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Security law overburdens employers Posted on Mon, Sep. 03, 2007

Special to The Miami Herald

A new rule issued by the Department of Homeland Security last month will have a dramatic effect on Florida employers and employees.

Under the guise of enhanced border security, DHS is mandating new procedures for employers for how they must respond to mismatch letters issued by the Social Security Administration. Essentially, the federal government is shifting its law enforcement responsibilities concerning immigration to employers.

These mismatch letters have in the past not been viewed as a basis for suspecting that the workers listed in the letter lack authorization to work in the United States. This has changed with the new DHS regulation.

Under the new DHS enforcement policy, there will be a presumption that employees listed in a SSA mismatch letter are not legally authorized to work. Employers must check their records promptly upon receipt of a mismatch letter to determine if it is a result of a clerical error by the employer. If there is such an error, the employer should correct its records, inform the agencies of the error and verify that the corrected information matches the SSA records. Employers have 30 days to respond to these discrepancies.


If there is not a clerical error, the employer must request a clarification from the employee. If the employee cannot clarify the records, the employer must inform the employee of the need to go to the local SSA office to correct the problem. If the employee does present corrected information or new I-9 documentation, the employer must confirm the authenticity of this information by contacting the SSA.

Employers must also be careful not to go overboard or they may face prosecution under civil rights or immigration laws prohibiting discrimination. Employers also can be liable for wrongful termination if it is found that the discharged employee was in fact authorized to work in the United States.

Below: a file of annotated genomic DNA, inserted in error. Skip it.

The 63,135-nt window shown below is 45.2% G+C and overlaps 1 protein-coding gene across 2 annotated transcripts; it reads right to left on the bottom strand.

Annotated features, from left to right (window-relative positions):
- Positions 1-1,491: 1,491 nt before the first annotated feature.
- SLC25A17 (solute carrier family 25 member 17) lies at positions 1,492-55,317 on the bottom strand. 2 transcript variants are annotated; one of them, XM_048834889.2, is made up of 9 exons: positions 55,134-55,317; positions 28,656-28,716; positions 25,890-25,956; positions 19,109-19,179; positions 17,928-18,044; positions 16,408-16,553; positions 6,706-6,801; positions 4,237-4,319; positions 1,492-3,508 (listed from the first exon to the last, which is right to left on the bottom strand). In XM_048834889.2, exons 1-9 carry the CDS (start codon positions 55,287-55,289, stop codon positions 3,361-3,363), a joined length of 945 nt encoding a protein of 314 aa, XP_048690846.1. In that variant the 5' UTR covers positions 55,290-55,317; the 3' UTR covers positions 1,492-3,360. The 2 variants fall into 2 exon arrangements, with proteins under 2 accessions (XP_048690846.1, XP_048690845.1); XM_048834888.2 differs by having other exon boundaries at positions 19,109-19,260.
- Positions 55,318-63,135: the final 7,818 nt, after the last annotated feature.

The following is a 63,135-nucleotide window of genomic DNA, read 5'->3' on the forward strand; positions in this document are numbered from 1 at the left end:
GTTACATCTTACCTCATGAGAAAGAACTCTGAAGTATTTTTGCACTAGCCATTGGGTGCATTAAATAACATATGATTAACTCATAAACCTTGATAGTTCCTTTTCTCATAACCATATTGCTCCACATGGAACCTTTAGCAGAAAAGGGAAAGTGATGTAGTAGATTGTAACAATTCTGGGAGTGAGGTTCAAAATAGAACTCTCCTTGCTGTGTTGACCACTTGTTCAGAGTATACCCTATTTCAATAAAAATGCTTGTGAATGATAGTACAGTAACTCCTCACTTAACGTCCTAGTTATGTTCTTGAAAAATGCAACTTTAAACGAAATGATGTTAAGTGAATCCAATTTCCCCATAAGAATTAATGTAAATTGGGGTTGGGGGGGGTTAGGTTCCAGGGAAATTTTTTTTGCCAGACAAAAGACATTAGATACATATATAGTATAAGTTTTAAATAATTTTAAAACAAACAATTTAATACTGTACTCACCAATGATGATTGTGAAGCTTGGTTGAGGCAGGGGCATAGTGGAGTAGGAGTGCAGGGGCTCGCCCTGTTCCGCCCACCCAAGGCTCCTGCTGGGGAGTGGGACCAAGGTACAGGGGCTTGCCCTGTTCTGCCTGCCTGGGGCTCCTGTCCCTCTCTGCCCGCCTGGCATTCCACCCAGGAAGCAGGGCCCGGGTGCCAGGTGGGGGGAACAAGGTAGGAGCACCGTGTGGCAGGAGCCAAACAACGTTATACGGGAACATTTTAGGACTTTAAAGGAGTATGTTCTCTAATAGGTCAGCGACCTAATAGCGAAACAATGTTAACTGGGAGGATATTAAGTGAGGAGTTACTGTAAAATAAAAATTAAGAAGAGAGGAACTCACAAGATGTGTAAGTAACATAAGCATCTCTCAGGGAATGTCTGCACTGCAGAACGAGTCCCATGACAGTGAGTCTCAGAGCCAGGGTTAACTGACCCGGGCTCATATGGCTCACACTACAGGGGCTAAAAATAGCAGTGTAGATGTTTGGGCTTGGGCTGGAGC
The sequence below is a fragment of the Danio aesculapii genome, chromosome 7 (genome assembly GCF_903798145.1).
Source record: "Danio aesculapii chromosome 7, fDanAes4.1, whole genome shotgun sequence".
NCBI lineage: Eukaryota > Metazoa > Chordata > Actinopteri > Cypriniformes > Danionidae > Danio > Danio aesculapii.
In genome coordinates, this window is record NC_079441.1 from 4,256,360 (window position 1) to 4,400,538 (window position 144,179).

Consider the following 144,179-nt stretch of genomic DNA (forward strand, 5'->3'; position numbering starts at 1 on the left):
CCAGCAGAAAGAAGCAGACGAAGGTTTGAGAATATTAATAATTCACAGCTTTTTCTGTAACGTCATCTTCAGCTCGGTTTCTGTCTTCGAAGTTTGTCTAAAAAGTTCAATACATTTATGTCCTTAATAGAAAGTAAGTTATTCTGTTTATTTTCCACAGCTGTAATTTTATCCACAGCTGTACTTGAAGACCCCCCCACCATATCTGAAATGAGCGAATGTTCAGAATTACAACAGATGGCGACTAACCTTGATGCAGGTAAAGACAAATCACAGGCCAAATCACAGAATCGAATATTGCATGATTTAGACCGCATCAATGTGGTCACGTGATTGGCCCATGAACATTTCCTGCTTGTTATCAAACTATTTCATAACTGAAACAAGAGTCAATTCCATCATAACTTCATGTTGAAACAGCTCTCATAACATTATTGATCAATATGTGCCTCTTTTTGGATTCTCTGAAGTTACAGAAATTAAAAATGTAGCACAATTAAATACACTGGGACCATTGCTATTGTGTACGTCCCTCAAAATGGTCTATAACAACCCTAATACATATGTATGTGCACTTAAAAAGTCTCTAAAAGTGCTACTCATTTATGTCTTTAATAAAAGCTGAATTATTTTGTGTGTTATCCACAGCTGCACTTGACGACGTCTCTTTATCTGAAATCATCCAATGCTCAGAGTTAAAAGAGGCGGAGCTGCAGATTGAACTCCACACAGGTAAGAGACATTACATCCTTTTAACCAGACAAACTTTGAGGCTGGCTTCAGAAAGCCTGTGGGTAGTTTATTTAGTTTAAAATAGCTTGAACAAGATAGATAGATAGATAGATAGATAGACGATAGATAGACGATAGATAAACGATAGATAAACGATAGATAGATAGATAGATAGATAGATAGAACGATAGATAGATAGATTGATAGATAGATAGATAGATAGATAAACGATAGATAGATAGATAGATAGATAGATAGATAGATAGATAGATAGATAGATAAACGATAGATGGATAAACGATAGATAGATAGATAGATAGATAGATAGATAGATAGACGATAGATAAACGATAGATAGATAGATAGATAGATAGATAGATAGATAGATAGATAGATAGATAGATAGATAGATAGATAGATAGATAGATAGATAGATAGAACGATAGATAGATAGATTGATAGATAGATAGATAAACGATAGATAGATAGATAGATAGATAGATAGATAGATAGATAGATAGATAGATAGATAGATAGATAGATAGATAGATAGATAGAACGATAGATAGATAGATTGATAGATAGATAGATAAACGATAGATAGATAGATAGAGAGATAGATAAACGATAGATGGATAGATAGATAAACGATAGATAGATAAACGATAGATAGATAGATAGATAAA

A significant burden is being placed upon employers to follow the new DHS procedures. There are also huge practical implications as well.

Reportedly, the SSA delayed sending out the mismatch letters based upon the 2006 W-2 information. It is expected that these letters will issue in a staggered process over the next several months. This may have dramatic effects this winter on agricultural harvesting operations, the hotel and motel industry and the retail industry looking to increase hiring during the holidays. There could be up to 12 million current wage earners taken out of the consumer-based economy with an attendant loss of gross tax revenues as well. If several million individuals who are currently employed suddenly become unemployed, they will be driven to the underground economy. We can expect an increased reliance on public assistance and healthcare, which could put further strain on the taxpayers.

Increasing interior enforcement and strengthening the employment eligibility and verification system without a legalization program for current unauthorized workers and without a guest worker program to address our future workforce needs will be detrimental to the economy and the stability of an essential workforce.


Forcing workers into the black-market economy where they do not pay taxes is neither sound economic policy nor in the country's security interests. Employers would be well advised to urge their congressional representatives to immediately put a legislative hold on the DHS rule until comprehensive immigration reform can be enacted.

Charles S. Caulkins is managing partner of the Fort Lauderdale office of Fisher & Phillips, LLP, a national labor and employment law firm that exclusively represents employers.

August 2007

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